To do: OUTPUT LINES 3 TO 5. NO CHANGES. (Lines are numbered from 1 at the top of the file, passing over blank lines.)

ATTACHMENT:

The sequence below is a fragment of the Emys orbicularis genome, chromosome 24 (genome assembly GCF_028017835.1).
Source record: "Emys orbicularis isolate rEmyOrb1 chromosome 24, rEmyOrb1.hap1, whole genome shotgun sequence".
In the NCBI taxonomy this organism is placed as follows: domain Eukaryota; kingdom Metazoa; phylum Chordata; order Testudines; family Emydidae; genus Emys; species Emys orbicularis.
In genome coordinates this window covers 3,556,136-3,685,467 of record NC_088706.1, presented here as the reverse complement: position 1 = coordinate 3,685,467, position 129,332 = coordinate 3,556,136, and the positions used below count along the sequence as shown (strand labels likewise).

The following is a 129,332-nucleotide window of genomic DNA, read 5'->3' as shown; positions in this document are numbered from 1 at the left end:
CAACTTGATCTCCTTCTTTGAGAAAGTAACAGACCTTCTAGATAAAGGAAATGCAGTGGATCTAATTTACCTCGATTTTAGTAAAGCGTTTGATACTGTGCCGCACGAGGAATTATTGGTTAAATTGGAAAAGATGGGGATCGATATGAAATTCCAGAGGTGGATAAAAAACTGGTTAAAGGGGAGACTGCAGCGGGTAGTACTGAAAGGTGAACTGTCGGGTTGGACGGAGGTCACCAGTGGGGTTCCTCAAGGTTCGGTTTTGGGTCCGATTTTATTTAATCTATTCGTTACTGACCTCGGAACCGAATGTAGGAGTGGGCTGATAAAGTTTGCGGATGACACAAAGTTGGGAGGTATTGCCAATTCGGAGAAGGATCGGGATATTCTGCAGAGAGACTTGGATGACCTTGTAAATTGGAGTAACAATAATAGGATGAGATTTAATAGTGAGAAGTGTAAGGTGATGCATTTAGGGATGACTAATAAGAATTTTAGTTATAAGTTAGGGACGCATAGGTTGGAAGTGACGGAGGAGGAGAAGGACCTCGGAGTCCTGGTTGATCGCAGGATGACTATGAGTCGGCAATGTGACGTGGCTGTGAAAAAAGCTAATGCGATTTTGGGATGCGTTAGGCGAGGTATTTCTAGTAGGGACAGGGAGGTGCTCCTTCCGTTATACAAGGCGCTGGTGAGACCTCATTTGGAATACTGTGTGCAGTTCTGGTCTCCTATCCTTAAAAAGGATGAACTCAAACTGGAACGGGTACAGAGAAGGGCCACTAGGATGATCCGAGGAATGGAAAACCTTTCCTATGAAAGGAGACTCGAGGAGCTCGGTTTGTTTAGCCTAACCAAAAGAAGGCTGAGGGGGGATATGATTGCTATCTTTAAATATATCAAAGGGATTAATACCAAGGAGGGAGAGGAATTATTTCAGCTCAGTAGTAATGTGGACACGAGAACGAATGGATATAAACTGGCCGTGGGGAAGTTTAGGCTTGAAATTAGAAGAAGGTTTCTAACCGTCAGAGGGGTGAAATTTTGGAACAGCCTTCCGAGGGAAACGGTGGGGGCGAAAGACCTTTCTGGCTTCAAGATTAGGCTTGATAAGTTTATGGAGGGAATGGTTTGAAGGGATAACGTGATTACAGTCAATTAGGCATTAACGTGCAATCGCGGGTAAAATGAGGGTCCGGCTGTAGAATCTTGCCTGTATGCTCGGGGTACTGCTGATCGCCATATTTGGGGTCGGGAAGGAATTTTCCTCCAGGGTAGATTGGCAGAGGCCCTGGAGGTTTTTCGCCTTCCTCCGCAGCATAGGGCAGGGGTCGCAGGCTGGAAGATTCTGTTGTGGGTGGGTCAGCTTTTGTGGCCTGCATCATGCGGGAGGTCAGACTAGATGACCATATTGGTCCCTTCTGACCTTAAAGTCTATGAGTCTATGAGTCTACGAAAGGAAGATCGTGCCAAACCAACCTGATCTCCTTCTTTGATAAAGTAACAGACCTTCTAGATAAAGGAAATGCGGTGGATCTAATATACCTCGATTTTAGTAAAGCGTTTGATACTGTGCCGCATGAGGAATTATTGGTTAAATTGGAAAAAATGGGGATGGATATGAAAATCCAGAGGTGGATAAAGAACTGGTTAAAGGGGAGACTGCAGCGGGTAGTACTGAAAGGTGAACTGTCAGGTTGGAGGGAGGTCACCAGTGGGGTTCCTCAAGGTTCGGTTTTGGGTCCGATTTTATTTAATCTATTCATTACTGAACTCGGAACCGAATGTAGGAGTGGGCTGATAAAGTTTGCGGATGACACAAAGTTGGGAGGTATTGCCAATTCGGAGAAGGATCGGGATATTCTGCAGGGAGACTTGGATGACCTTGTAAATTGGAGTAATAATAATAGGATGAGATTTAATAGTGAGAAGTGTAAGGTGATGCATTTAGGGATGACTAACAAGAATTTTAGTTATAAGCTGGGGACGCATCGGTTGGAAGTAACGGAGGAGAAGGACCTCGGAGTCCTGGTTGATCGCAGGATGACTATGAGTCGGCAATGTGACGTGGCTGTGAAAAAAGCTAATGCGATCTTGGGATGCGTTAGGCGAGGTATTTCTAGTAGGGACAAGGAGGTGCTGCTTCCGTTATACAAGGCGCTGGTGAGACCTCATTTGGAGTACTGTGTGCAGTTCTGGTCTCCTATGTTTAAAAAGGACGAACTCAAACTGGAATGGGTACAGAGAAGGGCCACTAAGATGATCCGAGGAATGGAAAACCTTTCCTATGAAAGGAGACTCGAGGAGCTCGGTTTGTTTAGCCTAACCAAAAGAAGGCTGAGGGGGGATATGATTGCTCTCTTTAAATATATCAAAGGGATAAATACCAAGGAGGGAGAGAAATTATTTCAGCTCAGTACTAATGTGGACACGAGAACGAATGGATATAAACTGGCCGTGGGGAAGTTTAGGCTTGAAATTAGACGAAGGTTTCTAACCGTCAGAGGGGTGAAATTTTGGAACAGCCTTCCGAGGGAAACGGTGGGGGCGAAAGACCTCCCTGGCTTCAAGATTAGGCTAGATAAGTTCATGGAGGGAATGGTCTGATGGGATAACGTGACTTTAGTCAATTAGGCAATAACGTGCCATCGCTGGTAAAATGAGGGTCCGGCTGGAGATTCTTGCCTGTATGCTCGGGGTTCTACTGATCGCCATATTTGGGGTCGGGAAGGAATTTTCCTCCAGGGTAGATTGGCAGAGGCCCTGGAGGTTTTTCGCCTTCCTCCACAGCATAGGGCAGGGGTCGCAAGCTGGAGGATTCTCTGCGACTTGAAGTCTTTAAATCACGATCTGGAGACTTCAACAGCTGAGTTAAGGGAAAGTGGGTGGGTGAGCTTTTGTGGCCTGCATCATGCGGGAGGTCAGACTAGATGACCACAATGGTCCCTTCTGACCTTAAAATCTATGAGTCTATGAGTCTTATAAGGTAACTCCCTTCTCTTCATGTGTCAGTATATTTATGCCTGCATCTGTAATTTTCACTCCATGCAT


In the NCBI taxonomy this organism is placed as follows: domain Eukaryota; kingdom Metazoa; phylum Chordata; order Testudines; family Emydidae; genus Emys; species Emys orbicularis.
In genome coordinates this window covers 3,556,136-3,685,467 of record NC_088706.1, presented here as the reverse complement: position 1 = coordinate 3,685,467, position 129,332 = coordinate 3,556,136, and the positions used below count along the sequence as shown (strand labels likewise).

The following is a 129,332-nucleotide window of genomic DNA, read 5'->3' as shown; positions in this document are numbered from 1 at the left end: